Minister of Safety and Security v South African Hunters and Game Conservation Association [2018] ZACC 14 (CC).

/ / 2018, Gun control, News


Gun ownership is not a fundamental right under our Bill of Rights, rather, it is a privilege regulated by law under the Firearms Control Act 60 of 2000 (“the Act”), which aims to establish and ensure a comprehensive system of firearm control and lawful possession. The Act regulates this privilege by prescribing specific mandatory guidelines and measures, whereby gun owners are required to hold a valid licence authorising possession of a firearm and a competency certificate demonstrating proficiency in the handling and use of a firearm. Furthermore, a licence is valid only for a limited period (of two, five or ten years, depending on the nature of the firearm licence) and, thereafter, must be renewed upon expiration, and possession of a firearm without a licence is a criminal offence and subject to minimum penalties. Section 24 of the Act regulates the renewal of a firearm license, while Section 28 speaks to the termination of a firearm license.

Application was made by the South African Hunters and Game Conservation Association (“SAHGCA”) in the High Court of South Africa, Gauteng Division, Pretoria, wherein SAHGCA argued that the above provisions were unconstitutional. The High Court found in SAHGCA’s favour, declaring the provisions to be unconstitutional on the basis that they were irrational and vague; in contravention of the right to equality; and, furthermore, violated the protection of property rights in terms of section 25 of the Constitution. The High Court further reasoned that the Act’s failure to implement a mechanism whereby firearm owners who found themselves in breach of the Act could “bring [themselves] back under a scheme of legality” and, additional failure to implement an effective process in respect of the surrender of a firearm, amounted to irrationality and vagueness.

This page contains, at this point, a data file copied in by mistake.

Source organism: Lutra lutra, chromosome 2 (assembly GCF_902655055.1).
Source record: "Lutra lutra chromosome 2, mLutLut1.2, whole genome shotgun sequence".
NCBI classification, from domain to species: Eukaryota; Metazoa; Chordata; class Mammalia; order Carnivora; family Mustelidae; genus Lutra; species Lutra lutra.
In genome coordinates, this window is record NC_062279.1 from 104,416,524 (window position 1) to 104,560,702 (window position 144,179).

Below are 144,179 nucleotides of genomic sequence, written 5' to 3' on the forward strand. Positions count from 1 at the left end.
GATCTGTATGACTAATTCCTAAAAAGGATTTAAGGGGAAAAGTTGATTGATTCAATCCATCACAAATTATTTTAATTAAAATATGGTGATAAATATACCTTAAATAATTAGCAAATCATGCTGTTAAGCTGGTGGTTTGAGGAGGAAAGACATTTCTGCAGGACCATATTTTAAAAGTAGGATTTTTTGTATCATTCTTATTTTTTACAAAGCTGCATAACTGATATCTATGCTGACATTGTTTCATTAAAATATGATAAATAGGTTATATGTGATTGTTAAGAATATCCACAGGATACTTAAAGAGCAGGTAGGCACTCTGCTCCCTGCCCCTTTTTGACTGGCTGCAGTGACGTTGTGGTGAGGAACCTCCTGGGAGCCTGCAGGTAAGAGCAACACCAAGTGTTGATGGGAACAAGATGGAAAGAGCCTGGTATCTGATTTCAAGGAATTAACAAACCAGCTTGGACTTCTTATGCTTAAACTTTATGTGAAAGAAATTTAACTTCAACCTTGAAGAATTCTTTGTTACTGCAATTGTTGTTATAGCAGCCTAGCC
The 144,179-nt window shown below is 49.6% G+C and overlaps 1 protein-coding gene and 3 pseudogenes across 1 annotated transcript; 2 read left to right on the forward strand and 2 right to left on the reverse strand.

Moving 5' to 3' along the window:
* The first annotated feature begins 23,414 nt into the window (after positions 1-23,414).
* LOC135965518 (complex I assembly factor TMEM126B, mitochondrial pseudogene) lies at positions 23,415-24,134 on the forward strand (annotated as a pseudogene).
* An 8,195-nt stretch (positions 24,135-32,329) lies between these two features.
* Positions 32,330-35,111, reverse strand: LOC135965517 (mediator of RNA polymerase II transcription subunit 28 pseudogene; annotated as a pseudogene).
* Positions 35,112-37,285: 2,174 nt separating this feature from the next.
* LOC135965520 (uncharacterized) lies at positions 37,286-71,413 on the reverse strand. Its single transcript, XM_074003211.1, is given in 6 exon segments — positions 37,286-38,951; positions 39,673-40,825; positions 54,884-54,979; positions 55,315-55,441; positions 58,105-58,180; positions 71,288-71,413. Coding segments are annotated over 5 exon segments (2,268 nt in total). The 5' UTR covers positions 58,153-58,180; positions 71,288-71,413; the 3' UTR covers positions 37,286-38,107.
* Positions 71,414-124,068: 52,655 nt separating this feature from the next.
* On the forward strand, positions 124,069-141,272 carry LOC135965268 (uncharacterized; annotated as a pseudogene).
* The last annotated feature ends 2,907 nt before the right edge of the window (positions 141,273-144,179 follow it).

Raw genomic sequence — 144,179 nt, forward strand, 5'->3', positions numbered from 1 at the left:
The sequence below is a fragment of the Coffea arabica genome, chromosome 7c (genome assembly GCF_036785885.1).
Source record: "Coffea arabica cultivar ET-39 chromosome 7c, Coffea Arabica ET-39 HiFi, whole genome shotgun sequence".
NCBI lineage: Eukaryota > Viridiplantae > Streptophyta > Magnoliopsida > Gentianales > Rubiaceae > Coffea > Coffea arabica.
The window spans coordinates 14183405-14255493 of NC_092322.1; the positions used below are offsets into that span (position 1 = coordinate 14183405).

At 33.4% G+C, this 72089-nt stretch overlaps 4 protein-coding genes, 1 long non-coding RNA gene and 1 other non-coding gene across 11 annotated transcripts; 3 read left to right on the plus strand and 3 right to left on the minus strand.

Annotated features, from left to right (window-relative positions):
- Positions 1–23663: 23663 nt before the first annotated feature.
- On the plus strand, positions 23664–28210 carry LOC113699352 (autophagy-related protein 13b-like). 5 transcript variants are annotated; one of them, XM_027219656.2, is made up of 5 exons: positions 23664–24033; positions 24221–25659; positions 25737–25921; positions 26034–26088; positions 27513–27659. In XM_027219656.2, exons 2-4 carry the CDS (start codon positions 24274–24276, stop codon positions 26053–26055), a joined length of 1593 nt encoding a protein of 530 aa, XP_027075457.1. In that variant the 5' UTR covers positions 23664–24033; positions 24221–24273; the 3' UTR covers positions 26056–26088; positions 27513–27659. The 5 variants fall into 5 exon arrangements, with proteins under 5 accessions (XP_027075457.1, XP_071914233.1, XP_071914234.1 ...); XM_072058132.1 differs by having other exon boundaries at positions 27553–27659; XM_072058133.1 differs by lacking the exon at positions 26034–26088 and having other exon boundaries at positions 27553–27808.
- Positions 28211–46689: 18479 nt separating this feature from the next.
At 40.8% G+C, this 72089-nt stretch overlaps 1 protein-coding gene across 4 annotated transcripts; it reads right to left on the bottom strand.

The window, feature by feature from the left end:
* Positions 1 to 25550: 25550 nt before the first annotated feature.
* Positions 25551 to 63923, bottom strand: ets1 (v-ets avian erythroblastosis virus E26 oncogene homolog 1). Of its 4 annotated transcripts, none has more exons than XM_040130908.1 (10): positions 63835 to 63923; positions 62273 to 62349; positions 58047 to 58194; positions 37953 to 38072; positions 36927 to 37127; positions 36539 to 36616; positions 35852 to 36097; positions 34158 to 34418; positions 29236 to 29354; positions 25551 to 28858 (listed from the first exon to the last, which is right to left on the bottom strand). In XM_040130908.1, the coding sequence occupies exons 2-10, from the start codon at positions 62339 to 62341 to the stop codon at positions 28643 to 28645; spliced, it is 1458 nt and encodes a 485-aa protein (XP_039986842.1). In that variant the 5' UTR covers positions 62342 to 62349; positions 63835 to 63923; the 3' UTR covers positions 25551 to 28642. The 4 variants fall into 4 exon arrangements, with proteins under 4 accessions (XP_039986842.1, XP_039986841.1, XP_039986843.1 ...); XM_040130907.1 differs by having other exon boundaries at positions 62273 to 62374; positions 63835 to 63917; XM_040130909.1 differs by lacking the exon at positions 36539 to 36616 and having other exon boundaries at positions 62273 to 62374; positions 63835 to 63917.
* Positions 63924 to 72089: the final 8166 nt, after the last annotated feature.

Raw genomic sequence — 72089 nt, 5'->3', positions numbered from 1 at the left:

The Minister of Safety and Security lodged an appeal against the High Court’s decision, and argued before the Constitutional Court that any deficiencies of Sections 24 and 28 of the Act could be remedied by means other than that of striking down the Sections.


The Constitutional Court rejected the argument that the Act was irrational and vague and held that the provisions of sections 24 and 28 adequately set forth the procedure for holding a firearm and the manner in which a firearm license is to be renewed. The Court held that legal provisions are not automatically vague if they are not absolutely clear or lucid. Rather, the doctrine of vagueness requires the law to indicate with reasonable certainty to those who are bound by it as to what is required of them in order to comply with the relevant legal requirements. As such, it is not irrational that in instances where there is non-compliance with the licensing process that same amounts to unlawful possession and ultimately criminalisation.

As for the provisions being in contravention of the Section 9 of the Constitution (the Equality Provision) the Constitutional Court applied the Harksen test to the provisions of the Act and ultimately held that whilst Section 28 of the Act clearly differentiates between categories of termination of licences, specifically Sections 28(1)(a)-(d), this differentiation is in no way arbitrary and in fact has a rational connection to a legitimate government purpose. Therefore, the equality challenge must fail.

The Constitutional Court held that the Act did not amount to unlawful deprivation of property; as such deprivation was in no way arbitrary especially due to the fact that there is a compensation regime contained in the Act for surrendered firearms. Further, the Constitutional Court emphasised that relinquishing some incidents of ownership in potentially life-threatening firearms is not too great a price to pay for one of the purposes of the Act, namely, the enhancement the constitutional rights to life and bodily integrity. As such, the forfeiture of a firearm due to a failure to comply with the Act does not amount to unlawful deprivation of property.

The Constitutional Court stated that none of the arguments advanced to the effect that the sections are constitutionally invalid are well-founded and the Minister’s appeal was accordingly upheld.


Gun ownership is not a fundamental right under our Bill of Rights, it is a privilege regulated by law under the Firearms Control Act 60 of 2000 and strict compliance with the provisions contained therein is required.

Written by Kirsten Chetty and supervised by Jarryd Spargo, 7 September 2018

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